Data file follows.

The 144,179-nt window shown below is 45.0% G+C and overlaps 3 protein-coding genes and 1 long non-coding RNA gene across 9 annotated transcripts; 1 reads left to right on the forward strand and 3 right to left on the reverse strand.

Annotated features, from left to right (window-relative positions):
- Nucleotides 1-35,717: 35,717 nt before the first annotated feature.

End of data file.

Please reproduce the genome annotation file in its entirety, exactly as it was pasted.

The 144,179-nt window shown below is 45.0% G+C and overlaps 3 protein-coding genes and 1 long non-coding RNA gene across 9 annotated transcripts; 1 reads left to right on the forward strand and 3 right to left on the reverse strand.

Annotated features, from left to right (window-relative positions):
- Nucleotides 1-35,717: 35,717 nt before the first annotated feature.